Personal Finance

RRSP vs. TFSA Contributions - High Income

  • Last Updated:
  • Mar 2nd, 2018 9:00 pm
[OP]
Newbie
Feb 25, 2018
66 posts

RRSP vs. TFSA Contributions - High Income

Hello everyone!

Need some support here. My net income with spouse is approx. $200k this year and I need to understand if it make sense to do a RRSP contribution at this income level for tax return purposes or should I just put all my savings into TFSA?

I have contributed to my RRSP in the past when our income was lower, but I have plenty of cap room and have not maximized the RRSPs nor the TFSAs

I find that at this income level, the greater the RRSP contribution I make, the amount of tax return doesn't really increase that much therefore it doesn't seem to make sense to do a contribution. Does this make sense?
39 replies
Deal Guru
User avatar
Nov 19, 2002
12066 posts
450 upvotes
I'm trying to understand what you're saying here. You feel that at a HIGHER income level a larger RRSP contribution makes LESS of a difference? So you contributed when you were lower income but you're thinking of not doing it now?

If that is the case, you have it exactly backwards. The deferment you receive from RRSP contributions is at your marginal tax rate, so the higher your income level, the greater potential return, and the greater the likelihood that your current marginal rate may be higher than your marginal rate when you're withdrawing from your RRSP. Have you run a calculation on your current tax return?
[OP]
Newbie
Feb 25, 2018
66 posts
deep wrote: I'm trying to understand what you're saying here. You feel that at a HIGHER income level a larger RRSP contribution makes LESS of a difference? So you contributed when you were lower income but you're thinking of not doing it now?

If that is the case, you have it exactly backwards. The deferment you receive from RRSP contributions is at your marginal tax rate, so the higher your income level, the greater potential return, and the greater the likelihood that your current marginal rate may be higher than your marginal rate when you're withdrawing from your RRSP. Have you run a calculation on your current tax return?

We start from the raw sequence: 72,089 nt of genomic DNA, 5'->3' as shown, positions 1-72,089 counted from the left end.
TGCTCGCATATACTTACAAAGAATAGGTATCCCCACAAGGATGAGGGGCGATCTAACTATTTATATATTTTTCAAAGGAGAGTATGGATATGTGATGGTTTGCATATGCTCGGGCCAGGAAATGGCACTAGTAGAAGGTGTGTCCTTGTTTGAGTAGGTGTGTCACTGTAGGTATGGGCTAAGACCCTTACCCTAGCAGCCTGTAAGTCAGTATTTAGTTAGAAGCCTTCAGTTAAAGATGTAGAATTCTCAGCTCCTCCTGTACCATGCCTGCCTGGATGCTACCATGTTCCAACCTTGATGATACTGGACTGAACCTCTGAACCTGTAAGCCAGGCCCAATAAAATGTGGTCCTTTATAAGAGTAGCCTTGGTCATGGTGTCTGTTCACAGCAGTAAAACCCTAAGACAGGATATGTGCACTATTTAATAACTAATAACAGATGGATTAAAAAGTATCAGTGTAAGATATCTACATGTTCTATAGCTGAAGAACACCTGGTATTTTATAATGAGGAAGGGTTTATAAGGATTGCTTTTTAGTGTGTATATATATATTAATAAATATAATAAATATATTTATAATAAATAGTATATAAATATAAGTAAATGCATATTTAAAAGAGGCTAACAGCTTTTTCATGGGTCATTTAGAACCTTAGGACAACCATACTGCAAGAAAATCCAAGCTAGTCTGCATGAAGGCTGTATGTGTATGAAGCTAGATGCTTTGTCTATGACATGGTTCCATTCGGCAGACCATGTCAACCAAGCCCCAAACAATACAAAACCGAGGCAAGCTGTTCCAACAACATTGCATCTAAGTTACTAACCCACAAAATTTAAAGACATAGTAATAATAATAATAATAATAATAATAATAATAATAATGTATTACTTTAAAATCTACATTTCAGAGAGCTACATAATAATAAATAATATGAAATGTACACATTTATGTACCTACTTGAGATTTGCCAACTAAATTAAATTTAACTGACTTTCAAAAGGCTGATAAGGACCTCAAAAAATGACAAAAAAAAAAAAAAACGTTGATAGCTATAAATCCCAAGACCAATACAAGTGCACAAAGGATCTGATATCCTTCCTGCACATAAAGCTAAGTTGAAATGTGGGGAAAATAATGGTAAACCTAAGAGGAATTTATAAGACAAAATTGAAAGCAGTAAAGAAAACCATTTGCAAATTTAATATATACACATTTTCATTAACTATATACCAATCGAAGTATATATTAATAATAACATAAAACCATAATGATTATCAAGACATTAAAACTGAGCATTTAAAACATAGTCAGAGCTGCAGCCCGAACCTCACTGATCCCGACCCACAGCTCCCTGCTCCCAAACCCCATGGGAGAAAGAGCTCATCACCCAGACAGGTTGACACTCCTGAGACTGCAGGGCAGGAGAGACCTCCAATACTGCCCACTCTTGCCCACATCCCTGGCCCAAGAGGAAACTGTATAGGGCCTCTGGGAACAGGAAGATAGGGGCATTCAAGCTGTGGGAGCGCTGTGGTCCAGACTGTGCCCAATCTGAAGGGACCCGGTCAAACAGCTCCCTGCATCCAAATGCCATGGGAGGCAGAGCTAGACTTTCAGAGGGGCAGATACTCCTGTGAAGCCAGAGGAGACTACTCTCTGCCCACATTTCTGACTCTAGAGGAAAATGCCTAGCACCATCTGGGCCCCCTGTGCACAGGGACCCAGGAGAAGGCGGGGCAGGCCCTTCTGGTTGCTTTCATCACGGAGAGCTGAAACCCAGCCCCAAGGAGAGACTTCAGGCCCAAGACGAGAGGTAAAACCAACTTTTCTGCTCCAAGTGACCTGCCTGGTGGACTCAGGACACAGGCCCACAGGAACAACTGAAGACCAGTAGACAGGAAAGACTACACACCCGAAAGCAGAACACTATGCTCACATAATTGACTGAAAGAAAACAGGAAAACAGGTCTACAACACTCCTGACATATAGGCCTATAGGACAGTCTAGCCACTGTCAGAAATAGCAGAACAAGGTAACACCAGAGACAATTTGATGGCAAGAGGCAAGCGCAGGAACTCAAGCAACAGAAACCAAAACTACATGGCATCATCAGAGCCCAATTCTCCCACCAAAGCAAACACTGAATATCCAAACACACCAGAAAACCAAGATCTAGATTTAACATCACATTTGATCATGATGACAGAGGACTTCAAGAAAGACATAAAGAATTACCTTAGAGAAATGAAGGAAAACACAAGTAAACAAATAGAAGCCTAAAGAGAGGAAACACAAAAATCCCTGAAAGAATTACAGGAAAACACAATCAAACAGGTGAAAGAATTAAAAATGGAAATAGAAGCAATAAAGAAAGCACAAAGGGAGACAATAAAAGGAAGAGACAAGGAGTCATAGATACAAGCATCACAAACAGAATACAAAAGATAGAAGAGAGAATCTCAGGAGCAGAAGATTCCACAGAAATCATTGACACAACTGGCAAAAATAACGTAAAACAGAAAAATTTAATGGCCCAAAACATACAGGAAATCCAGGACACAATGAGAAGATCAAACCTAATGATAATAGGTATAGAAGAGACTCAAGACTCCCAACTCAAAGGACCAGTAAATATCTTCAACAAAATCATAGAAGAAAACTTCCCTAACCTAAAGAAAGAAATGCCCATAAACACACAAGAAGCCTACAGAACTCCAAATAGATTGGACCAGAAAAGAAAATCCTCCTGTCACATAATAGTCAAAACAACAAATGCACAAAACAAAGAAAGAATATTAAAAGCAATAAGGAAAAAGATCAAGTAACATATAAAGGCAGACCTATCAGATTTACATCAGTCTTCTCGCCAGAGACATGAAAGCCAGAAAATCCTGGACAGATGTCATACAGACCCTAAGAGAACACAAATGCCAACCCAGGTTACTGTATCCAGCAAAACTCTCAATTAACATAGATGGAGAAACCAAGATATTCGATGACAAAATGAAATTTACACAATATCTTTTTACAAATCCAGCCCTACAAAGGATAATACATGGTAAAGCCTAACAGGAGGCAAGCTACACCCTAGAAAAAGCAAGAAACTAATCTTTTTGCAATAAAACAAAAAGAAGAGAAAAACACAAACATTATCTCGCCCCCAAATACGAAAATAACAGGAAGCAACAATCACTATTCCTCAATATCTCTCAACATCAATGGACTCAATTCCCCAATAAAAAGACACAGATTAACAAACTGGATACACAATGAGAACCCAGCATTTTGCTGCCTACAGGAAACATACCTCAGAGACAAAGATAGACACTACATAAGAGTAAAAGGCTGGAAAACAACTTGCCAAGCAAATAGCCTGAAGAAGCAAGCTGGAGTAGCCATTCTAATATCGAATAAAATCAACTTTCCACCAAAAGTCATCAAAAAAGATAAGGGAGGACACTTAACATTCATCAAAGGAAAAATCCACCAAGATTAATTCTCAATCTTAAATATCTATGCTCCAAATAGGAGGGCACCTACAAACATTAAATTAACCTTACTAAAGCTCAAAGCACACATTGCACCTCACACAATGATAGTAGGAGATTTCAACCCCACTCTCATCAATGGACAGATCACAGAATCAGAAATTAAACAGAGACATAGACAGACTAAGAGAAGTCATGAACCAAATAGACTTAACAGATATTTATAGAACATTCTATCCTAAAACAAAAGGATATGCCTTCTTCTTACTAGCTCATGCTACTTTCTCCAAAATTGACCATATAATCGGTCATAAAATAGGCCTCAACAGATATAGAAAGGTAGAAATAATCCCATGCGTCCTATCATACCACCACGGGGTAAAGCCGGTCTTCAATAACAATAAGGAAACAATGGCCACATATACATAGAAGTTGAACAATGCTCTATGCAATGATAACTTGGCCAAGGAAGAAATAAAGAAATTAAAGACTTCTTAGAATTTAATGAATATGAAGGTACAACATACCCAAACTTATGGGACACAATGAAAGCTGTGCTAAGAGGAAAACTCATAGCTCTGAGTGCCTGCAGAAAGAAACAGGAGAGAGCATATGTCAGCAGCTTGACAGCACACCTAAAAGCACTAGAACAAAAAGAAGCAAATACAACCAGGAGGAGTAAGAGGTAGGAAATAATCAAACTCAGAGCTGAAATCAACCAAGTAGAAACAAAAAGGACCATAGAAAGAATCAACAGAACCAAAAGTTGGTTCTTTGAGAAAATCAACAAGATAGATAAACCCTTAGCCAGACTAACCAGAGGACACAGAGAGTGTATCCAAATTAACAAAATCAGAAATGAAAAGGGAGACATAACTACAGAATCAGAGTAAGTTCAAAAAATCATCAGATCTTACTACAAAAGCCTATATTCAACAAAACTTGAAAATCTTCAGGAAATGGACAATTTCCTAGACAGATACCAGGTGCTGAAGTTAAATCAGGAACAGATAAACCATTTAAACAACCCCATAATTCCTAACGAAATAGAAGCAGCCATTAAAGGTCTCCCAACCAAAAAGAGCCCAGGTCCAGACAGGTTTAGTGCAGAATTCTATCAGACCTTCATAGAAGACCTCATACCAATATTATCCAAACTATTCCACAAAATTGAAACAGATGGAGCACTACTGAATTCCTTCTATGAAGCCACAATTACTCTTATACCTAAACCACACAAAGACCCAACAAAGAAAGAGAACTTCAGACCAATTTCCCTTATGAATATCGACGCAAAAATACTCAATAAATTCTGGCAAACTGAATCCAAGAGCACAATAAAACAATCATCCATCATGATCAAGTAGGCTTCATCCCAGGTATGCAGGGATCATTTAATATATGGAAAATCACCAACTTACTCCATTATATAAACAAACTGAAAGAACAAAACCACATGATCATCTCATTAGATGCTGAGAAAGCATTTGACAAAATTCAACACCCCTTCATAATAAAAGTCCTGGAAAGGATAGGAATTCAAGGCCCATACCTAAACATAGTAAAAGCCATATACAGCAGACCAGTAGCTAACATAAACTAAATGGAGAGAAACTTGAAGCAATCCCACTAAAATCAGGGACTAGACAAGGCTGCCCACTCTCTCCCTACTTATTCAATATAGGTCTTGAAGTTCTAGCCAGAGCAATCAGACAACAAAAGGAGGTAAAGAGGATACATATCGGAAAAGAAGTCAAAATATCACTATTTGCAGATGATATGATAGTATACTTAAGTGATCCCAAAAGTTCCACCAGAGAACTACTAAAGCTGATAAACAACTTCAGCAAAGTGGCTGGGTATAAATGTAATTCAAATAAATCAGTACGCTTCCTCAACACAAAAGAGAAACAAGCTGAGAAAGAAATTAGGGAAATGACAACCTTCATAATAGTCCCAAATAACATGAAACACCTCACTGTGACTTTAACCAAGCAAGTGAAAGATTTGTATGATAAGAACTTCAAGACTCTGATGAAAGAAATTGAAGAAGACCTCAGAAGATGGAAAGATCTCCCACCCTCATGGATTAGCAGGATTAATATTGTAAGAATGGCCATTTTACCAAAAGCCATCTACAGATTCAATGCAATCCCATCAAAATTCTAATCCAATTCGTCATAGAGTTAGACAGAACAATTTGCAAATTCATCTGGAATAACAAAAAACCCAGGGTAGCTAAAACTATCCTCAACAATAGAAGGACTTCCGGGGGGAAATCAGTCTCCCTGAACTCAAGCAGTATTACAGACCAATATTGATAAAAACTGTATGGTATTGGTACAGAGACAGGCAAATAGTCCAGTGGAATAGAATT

Yes I ran a a calculation on a tax software and the numbers were like this for example:
Untitled.png

If I were to contribute ~$20k I would get $11725 refund...

My income level and current marginal rate will probably be the same for the next couple of years. I don't have alot of free cash to maximize out my RRSP cap room, but are you saying I should put as much as I can? Should I move all TFSA money to RRSP and just focus on that?
Deal Expert
Aug 22, 2011
35652 posts
21738 upvotes
Center of Universe
Yes, you want to contribute into RRSP to lower your tax bracket.
TFSA is also great for sheltering your earnings from investment returns.
Deal Addict
User avatar
Aug 1, 2007
1427 posts
218 upvotes
You could do both - contribute to RRSP and then put the refund in the TFSA.

Contributing to an RRSP makes sense when your current income is higher than your expected income in retirement. The marginal benefit of RSP contributions goes down when it pushes you into lower tax brackets.
Deal Addict
User avatar
May 11, 2014
4660 posts
5594 upvotes
Iqaluit, NU
Another key thing to consider is whether your income between you and your spouse is different. If this difference is significant, the spousal RRSP would be something you should consider. If let's say you make $150k and the spouse made $50k, the income tax rate you pay would be higher than the spouse. If so, you can use your spouse's RRSP contribution room by making a spousal contribution into the spouse's account and then claiming the RRSP deduction.